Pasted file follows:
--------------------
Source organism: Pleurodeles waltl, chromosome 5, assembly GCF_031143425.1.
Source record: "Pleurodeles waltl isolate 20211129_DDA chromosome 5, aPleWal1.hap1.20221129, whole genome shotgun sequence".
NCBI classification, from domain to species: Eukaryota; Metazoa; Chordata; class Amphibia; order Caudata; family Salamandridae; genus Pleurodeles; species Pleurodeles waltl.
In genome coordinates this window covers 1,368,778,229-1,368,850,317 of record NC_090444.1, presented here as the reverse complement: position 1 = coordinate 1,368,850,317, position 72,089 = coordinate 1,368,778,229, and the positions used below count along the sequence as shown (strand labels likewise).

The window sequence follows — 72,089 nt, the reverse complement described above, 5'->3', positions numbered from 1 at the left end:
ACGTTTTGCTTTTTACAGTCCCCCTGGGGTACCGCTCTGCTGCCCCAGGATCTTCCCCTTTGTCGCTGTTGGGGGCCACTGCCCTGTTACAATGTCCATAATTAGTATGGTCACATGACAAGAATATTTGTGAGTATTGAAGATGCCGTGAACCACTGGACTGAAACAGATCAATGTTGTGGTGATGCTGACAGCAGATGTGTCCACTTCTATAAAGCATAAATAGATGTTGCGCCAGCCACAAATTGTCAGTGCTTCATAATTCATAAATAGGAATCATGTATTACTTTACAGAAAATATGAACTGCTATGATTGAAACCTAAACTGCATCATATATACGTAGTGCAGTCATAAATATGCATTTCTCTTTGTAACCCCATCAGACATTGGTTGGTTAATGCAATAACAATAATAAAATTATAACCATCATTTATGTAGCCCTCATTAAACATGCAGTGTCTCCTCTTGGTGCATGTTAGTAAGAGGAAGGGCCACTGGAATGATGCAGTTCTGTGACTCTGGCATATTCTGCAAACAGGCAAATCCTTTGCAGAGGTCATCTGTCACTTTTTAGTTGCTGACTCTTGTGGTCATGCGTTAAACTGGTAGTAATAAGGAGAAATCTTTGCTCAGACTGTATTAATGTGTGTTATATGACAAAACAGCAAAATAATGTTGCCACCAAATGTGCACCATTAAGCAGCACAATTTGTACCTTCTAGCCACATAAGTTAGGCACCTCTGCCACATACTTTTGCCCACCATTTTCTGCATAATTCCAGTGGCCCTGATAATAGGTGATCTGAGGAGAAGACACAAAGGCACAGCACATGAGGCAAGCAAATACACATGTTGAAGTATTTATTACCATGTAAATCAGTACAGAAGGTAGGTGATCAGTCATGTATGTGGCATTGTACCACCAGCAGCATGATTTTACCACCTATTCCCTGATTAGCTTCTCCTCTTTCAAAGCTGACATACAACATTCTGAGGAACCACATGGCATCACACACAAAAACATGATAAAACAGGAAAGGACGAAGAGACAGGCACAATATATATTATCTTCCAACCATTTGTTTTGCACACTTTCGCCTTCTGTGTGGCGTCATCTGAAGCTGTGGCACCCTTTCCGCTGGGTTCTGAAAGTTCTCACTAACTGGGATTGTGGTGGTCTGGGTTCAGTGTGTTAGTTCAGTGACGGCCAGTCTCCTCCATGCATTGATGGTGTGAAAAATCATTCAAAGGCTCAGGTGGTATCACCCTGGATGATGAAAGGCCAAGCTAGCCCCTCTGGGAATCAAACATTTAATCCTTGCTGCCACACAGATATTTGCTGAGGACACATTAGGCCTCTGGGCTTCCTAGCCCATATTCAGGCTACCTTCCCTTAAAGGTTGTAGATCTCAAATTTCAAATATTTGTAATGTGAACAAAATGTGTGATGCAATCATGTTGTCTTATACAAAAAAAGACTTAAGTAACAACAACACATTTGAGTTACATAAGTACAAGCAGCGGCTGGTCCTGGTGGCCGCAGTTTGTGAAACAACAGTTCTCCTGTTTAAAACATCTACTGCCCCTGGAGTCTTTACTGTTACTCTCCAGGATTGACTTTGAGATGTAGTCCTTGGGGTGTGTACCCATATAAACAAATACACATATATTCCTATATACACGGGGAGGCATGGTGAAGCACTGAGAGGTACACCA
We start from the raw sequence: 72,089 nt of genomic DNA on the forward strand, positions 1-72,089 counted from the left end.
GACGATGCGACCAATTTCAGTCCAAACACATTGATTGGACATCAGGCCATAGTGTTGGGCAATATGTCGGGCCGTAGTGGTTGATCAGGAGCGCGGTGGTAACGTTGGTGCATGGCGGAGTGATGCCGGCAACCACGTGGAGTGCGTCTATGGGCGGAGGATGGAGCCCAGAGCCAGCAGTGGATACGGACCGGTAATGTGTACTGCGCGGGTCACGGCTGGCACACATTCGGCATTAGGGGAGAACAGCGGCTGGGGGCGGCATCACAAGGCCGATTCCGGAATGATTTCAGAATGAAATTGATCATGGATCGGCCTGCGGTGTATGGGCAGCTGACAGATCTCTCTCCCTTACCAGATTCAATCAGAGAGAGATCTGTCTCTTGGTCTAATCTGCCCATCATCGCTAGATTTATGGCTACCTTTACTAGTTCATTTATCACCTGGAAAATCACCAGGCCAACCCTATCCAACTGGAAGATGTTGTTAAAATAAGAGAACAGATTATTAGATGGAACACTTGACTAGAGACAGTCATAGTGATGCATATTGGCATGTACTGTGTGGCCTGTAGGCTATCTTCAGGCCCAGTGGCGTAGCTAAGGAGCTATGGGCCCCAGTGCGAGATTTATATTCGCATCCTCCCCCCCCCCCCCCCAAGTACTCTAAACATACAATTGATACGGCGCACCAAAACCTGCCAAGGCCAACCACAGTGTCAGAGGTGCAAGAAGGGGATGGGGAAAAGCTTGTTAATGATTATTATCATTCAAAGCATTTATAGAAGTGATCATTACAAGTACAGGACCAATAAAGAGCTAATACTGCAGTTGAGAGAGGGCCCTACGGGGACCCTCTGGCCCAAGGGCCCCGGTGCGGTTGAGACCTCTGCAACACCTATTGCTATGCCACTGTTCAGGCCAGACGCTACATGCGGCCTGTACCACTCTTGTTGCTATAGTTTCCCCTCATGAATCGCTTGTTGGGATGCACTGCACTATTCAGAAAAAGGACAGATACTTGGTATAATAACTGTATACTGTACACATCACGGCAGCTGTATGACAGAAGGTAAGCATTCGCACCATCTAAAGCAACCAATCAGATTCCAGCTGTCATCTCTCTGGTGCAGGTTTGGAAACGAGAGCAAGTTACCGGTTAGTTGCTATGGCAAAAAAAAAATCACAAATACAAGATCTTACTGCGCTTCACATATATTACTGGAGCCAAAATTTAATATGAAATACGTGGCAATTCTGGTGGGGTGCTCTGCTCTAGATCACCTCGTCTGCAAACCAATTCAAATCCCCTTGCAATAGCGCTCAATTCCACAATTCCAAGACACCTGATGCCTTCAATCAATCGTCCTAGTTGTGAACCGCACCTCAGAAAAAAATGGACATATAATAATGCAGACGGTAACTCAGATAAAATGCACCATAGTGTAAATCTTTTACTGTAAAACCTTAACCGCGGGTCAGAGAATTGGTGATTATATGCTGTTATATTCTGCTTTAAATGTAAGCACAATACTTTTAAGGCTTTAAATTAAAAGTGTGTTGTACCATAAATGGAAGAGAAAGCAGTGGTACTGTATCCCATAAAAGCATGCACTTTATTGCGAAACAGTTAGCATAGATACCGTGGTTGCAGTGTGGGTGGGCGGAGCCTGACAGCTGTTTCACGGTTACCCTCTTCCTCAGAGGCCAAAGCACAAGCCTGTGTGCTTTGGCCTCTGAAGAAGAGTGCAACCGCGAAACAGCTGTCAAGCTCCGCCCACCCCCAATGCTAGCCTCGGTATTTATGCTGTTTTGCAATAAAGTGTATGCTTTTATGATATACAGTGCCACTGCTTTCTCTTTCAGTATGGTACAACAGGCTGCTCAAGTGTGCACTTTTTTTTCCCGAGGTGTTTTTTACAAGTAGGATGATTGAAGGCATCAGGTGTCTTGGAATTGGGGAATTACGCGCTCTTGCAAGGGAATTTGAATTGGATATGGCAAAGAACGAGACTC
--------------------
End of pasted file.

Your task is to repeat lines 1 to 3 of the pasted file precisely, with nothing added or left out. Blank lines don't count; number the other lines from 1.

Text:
Source organism: Pleurodeles waltl, chromosome 5, assembly GCF_031143425.1.
Source record: "Pleurodeles waltl isolate 20211129_DDA chromosome 5, aPleWal1.hap1.20221129, whole genome shotgun sequence".
NCBI classification, from domain to species: Eukaryota; Metazoa; Chordata; class Amphibia; order Caudata; family Salamandridae; genus Pleurodeles; species Pleurodeles waltl.